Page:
John Kerry: US will not accept 'loss and damage' liability

US climate envoy calls on top 20 largest economies to see through pledges and work together to move faster on emissions

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US climate envoy John Kerry said the US would not accept an “imposed standard of liability” to help vulnerable countries overcome the effects of climate change.

In an interview with The National, the former secretary of state said the US could be relied upon for climate-related disaster relief — but “that's different from paying for a loss that hasn't been purely defined”.

“The United States will not accept … some imposed standard of liability,” said Mr Kerry, who was in Abu Dhabi for an Atlantic Council event.

The creation of a Loss and Damage Fund was one of the biggest outcomes of the last United Nations Climate Conference (Cop27).

The fund's contributors and exactly which countries will benefit are still to be decided, but the aim is to provide financial assistance to nations hardest hit by the effects of climate change.

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The United States will not accept ... some imposed standard of liability
John Kerry

Looking ahead to Cop28, Mr Kerry said he had “high expectations” of the UAE as host nation.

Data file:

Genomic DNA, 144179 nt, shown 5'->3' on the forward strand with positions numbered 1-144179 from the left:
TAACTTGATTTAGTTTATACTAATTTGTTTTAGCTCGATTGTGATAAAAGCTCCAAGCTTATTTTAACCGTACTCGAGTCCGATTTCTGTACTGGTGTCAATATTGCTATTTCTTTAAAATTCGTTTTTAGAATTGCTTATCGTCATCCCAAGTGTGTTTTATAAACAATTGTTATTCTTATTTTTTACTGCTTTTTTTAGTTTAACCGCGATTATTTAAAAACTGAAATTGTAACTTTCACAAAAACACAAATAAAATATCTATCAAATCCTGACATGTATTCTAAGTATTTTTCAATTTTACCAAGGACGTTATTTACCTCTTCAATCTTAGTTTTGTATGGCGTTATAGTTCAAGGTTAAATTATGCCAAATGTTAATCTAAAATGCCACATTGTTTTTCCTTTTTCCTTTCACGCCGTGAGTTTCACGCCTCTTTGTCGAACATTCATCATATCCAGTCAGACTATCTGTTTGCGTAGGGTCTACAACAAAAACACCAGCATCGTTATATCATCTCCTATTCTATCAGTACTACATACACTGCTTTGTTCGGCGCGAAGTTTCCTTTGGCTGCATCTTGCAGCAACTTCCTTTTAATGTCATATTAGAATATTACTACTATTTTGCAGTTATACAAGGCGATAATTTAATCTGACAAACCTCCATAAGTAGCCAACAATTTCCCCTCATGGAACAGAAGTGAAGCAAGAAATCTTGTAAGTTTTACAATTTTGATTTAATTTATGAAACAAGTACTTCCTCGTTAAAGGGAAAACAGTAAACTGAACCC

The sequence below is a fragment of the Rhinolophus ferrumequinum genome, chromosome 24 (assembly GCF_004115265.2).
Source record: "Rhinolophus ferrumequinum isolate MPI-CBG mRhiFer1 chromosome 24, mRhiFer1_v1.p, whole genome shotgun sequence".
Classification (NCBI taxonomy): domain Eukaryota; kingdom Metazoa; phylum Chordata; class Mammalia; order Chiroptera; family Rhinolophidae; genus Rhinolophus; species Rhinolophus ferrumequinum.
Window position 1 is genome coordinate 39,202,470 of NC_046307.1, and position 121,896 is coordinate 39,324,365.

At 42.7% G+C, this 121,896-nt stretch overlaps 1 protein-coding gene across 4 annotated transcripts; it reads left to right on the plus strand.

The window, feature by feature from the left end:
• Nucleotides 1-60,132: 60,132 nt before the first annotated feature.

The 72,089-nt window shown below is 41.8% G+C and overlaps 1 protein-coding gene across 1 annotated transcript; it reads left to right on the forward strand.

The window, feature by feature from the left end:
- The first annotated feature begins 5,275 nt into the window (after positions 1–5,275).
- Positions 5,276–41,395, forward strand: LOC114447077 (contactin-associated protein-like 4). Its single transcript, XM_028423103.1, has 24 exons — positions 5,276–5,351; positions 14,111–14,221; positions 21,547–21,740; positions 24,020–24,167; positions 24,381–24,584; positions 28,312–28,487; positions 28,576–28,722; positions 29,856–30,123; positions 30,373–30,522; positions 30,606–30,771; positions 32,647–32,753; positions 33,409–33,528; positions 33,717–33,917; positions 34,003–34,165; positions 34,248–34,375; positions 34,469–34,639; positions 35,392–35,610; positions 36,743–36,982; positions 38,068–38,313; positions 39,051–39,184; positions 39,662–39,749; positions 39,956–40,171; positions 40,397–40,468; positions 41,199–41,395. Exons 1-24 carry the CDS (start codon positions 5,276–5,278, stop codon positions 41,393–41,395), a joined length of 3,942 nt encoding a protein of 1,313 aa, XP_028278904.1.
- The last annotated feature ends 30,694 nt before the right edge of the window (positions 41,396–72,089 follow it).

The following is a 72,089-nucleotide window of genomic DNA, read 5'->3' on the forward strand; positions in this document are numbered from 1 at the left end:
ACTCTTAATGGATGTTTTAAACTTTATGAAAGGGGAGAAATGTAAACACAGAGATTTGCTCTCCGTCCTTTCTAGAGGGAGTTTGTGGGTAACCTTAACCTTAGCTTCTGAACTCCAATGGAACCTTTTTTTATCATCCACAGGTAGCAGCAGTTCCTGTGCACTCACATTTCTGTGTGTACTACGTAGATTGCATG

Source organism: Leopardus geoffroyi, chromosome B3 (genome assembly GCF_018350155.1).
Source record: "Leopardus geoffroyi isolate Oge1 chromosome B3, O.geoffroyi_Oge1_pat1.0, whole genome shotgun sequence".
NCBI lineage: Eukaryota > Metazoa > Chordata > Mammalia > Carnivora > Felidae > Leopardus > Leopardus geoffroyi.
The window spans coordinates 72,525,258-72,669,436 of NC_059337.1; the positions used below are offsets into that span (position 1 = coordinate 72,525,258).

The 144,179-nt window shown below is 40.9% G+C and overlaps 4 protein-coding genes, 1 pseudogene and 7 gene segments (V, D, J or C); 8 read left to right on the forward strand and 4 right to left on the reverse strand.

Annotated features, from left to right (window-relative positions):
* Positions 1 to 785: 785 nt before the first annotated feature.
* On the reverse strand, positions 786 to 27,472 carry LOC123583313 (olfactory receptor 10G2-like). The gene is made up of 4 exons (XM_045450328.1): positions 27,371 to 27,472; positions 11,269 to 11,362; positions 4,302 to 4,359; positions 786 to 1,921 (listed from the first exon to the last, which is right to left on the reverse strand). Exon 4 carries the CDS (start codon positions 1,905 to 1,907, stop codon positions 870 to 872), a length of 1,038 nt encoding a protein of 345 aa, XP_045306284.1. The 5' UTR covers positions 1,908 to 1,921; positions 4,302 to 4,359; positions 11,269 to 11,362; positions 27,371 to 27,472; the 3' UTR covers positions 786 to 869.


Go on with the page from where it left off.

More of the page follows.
“The UAE has really been a solid leader on new technologies,” he said. “They're highly invested in alternative renewable energy, even though they're a gas and oil producer.

“The new president of the Cop [Dr Sultan Al Jaber] was very public about it: that this is a time for transition.

“And UAE understands they are transitioning away from gas and oil into a new energy future. They're determined to be leaders in that effort. And I have high expectations that they're really going to put this issue on the table, as people prepare for the next meeting in December.”

No drawing down on fossil fuels

He disagreed with the notion of setting targets to draw down fossil fuel production at Cop28 — a topic that was debated at Cop27 — and instead suggested setting emissions reduction targets.

He said the transition to low-carbon energy is under way and there should be no negotiations over drawing down fossil fuels at Cop28.

“I don't think we have to be specifically prohibiting one thing or another,” Mr Kerry said.

“We have to prohibit emissions. We have to set standards for the way those emissions need to be reduced,” he said, adding that adequate energy supply to keep economies growing is a must.

Mr Kerry said the goal of limiting the warming of the planet to that 1.5°C is in jeopardy amid a lack of co-operation among the world's biggest economies.

Dr Sultan Al Jaber speaks to John Kerry at the Atlantic Council Global Energy Forum in Abu Dhabi on January 14, 2023. Karim Sahib / AFP

The world would be “so far ahead … in the fight” against emissions if there was greater international co-operation.

“We've got to move faster,” he said.

More than 190 countries are part of the legally binding Paris Agreement, a framework agreed to in 2015 to avoid dangerous climate change by limiting the Earth's warming to 1.5°C above pre-industrial levels. Breaching the 1.5ºC threshold would mean the worst consequences of global warming, according to climate scientists.